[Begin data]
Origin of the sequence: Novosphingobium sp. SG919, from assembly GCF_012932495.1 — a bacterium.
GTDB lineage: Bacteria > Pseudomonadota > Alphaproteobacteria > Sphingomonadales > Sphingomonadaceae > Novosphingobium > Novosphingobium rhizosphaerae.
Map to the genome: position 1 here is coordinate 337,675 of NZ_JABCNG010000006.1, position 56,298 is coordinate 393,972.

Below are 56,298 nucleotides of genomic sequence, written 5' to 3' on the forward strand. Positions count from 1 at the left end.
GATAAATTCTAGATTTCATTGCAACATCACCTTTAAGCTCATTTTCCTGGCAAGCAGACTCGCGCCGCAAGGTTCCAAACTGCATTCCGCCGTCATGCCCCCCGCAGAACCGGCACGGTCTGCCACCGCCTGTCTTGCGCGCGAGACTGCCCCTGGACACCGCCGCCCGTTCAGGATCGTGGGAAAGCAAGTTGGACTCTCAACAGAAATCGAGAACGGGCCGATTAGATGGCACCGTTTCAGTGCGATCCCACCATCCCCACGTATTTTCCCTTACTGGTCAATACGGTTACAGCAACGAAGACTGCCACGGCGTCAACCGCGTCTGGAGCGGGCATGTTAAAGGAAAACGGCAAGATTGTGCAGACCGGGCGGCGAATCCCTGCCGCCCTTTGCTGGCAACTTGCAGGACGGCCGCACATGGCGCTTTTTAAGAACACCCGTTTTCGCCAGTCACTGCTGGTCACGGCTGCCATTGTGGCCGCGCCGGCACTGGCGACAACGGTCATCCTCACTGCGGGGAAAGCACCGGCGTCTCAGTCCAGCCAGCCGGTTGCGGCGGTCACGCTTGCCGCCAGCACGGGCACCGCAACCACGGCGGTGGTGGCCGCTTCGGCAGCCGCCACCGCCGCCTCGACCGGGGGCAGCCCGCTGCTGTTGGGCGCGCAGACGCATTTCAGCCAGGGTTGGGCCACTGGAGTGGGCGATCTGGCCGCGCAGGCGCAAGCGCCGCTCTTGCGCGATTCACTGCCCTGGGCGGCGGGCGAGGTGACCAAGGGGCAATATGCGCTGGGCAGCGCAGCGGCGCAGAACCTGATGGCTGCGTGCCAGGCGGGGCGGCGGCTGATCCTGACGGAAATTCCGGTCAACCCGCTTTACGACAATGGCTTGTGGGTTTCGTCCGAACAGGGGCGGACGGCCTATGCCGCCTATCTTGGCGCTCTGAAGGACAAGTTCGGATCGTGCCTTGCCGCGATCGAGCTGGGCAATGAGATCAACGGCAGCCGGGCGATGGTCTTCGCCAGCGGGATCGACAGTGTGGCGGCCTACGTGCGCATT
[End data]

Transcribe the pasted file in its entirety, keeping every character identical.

Origin of the sequence: Novosphingobium sp. SG919, from assembly GCF_012932495.1 — a bacterium.
GTDB lineage: Bacteria > Pseudomonadota > Alphaproteobacteria > Sphingomonadales > Sphingomonadaceae > Novosphingobium > Novosphingobium rhizosphaerae.
Map to the genome: position 1 here is coordinate 337,675 of NZ_JABCNG010000006.1, position 56,298 is coordinate 393,972.

Below are 56,298 nucleotides of genomic sequence, written 5' to 3' on the forward strand. Positions count from 1 at the left end.
GATAAATTCTAGATTTCATTGCAACATCACCTTTAAGCTCATTTTCCTGGCAAGCAGACTCGCGCCGCAAGGTTCCAAACTGCATTCCGCCGTCATGCCCCCCGCAGAACCGGCACGGTCTGCCACCGCCTGTCTTGCGCGCGAGACTGCCCCTGGACACCGCCGCCCGTTCAGGATCGTGGGAAAGCAAGTTGGACTCTCAACAGAAATCGAGAACGGGCCGATTAGATGGCACCGTTTCAGTGCGATCCCACCATCCCCACGTATTTTCCCTTACTGGTCAATACGGTTACAGCAACGAAGACTGCCACGGCGTCAACCGCGTCTGGAGCGGGCATGTTAAAGGAAAACGGCAAGATTGTGCAGACCGGGCGGCGAATCCCTGCCGCCCTTTGCTGGCAACTTGCAGGACGGCCGCACATGGCGCTTTTTAAGAACACCCGTTTTCGCCAGTCACTGCTGGTCACGGCTGCCATTGTGGCCGCGCCGGCACTGGCGACAACGGTCATCCTCACTGCGGGGAAAGCACCGGCGTCTCAGTCCAGCCAGCCGGTTGCGGCGGTCACGCTTGCCGCCAGCACGGGCACCGCAACCACGGCGGTGGTGGCCGCTTCGGCAGCCGCCACCGCCGCCTCGACCGGGGGCAGCCCGCTGCTGTTGGGCGCGCAGACGCATTTCAGCCAGGGTTGGGCCACTGGAGTGGGCGATCTGGCCGCGCAGGCGCAAGCGCCGCTCTTGCGCGATTCACTGCCCTGGGCGGCGGGCGAGGTGACCAAGGGGCAATATGCGCTGGGCAGCGCAGCGGCGCAGAACCTGATGGCTGCGTGCCAGGCGGGGCGGCGGCTGATCCTGACGGAAATTCCGGTCAACCCGCTTTACGACAATGGCTTGTGGGTTTCGTCCGAACAGGGGCGGACGGCCTATGCCGCCTATCTTGGCGCTCTGAAGGACAAGTTCGGATCGTGCCTTGCCGCGATCGAGCTGGGCAATGAGATCAACGGCAGCCGGGCGATGGTCTTCGCCAGCGGGATCGACAGTGTGGCGGCCTACGTGCGCATT